Can’t we all just get along? A two-phase innovative approach to team building with a U.S. collegiate rugby team
Itay Basevitch, Florida State University, USA
Amber Shipherd, Eastern Illinois University, USA
Theme: Mental training/interventions
Program ID: LEC-12D
Presentation: October 5, 2013 8:15 am - 9:30 am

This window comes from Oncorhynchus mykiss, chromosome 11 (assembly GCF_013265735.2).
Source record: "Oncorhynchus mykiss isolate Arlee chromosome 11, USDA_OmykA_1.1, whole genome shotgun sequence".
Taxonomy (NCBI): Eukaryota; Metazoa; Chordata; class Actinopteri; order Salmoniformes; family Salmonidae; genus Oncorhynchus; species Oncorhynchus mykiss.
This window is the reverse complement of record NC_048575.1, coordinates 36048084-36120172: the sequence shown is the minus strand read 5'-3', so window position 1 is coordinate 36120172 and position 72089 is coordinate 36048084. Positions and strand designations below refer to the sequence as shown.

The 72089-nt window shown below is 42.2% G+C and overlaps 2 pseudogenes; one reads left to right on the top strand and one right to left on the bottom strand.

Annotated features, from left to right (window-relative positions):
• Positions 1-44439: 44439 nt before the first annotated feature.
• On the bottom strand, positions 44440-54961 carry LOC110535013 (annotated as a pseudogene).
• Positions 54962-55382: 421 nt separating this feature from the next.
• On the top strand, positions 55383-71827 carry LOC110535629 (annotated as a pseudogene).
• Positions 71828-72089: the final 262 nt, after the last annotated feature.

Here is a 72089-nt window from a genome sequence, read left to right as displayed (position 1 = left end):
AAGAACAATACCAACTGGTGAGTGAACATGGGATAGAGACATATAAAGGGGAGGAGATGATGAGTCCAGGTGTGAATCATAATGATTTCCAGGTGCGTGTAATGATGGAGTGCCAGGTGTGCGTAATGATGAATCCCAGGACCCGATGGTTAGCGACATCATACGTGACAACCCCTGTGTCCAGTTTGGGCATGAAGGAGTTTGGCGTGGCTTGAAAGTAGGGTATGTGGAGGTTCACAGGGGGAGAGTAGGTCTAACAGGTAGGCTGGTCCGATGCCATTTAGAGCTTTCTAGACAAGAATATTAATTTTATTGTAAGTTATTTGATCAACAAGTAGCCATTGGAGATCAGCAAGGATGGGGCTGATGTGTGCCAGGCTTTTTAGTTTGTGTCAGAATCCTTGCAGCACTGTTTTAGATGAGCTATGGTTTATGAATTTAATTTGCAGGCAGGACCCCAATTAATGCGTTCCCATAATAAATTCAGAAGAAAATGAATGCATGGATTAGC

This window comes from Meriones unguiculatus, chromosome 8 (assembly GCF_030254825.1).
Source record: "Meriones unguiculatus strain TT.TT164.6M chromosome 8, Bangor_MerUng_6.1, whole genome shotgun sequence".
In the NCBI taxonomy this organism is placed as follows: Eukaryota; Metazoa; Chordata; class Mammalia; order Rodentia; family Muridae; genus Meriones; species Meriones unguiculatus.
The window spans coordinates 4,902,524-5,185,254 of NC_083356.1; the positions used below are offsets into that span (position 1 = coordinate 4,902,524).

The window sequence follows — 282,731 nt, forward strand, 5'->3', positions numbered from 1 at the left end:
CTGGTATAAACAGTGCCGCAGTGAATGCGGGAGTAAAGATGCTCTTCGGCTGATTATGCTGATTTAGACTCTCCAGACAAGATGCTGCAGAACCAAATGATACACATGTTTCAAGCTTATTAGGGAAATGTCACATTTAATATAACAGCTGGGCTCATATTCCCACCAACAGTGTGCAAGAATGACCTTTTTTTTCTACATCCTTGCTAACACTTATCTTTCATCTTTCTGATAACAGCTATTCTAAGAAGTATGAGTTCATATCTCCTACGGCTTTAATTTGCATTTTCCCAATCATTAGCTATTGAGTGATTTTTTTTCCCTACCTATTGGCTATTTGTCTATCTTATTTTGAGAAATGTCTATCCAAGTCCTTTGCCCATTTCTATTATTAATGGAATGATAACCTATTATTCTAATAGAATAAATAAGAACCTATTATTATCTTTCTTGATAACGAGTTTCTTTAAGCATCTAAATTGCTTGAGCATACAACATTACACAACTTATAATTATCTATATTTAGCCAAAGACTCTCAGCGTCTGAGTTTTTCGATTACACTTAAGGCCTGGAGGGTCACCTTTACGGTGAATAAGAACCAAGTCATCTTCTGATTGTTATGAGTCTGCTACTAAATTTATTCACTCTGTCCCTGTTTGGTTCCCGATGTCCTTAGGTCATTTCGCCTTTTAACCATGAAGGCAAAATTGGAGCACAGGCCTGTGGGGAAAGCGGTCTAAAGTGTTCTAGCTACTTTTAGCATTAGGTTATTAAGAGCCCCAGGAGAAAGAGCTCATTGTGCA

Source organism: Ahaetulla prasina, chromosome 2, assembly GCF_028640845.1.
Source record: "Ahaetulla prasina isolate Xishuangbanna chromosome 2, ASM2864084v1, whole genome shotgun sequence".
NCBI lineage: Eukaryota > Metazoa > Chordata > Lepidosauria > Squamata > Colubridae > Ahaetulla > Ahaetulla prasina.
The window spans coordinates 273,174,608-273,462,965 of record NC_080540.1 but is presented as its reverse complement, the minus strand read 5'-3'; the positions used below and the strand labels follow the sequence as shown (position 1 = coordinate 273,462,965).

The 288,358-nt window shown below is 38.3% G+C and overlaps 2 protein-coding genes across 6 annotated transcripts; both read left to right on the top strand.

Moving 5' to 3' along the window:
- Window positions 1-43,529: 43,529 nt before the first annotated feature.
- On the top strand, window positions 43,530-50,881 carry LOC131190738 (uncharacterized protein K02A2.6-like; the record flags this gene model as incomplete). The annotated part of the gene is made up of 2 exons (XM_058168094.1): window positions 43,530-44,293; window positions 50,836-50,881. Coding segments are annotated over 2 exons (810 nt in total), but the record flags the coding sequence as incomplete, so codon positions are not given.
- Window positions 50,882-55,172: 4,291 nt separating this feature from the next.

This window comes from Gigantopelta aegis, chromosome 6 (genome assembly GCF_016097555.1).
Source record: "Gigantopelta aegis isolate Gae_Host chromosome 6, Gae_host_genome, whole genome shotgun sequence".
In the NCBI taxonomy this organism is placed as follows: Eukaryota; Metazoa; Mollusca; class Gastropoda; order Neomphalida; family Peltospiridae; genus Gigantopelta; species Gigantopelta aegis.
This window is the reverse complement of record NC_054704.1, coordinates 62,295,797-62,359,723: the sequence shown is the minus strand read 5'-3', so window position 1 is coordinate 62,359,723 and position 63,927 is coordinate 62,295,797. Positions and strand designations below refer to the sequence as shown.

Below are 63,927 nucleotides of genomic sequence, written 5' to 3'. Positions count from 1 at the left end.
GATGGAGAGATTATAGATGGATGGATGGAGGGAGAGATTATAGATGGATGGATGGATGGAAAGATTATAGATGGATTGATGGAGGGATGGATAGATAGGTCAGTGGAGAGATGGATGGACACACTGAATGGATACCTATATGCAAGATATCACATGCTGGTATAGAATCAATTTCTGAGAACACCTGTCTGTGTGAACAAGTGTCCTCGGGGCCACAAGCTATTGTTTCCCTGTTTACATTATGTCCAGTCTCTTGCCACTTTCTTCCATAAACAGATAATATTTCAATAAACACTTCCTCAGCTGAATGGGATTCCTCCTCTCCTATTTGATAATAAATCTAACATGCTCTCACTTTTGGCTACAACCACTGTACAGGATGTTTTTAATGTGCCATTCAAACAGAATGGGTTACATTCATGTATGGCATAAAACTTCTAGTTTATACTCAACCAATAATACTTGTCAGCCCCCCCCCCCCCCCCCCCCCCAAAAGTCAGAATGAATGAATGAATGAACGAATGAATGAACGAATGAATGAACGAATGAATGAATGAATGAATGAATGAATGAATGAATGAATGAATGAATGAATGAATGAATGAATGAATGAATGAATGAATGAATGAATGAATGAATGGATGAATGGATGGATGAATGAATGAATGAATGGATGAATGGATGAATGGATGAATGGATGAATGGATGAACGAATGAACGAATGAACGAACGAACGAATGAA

Research has often found short-term team building interventions in sport to be less effective than long-term interventions, but often the circumstances or resources do not allow for a comprehensive long-term intervention to be implemented (Weinberg & Williams, 2001). A two-phase mixed methods study was conducted to identify cohesion weaknesses in a collegiate rugby team and to determine if, and how, a short-term sport psychology team building intervention could facilitate cohesion. A mixed methods approach was selected in order to gain a more comprehensive picture of cohesion weaknesses, to guide the development of the intervention, and to enhance the validity of the findings by checking the results of the quantitative data against the results of the qualitative data. Athletes on a U.S. collegiate men’s rugby team completed the Group Environment Questionnaire (GEQ; Carron, Widmeyer, & Brawley, 1985), and the team’s Performance Enhancement Consultant (PEC) conducted interviews and observations. Data revealed that the team exhibited weaknesses in both task and social cohesion, specifically: leadership, communication, role incongruity, and lack of team identity and goals. A design based on the popular television show, “The Amazing Race,” was selected as an ideal way of addressing multiple shortcomings in a single day workshop. Athletes were split into small groups and raced to successfully complete six different team building stations, specifically chosen to target the cohesion weaknesses identified in phase 1. Both quantitative and qualitative data were collected by the PEC at two different points in time following the workshop and revealed significant immediate and long-term increases in team cohesion. Additionally, athletes noted the intervention (a) provided them with effective techniques to utilize while performing together, and (b) utilized an innovative design. Future directions for research and practice in short-term team building interventions will be identified.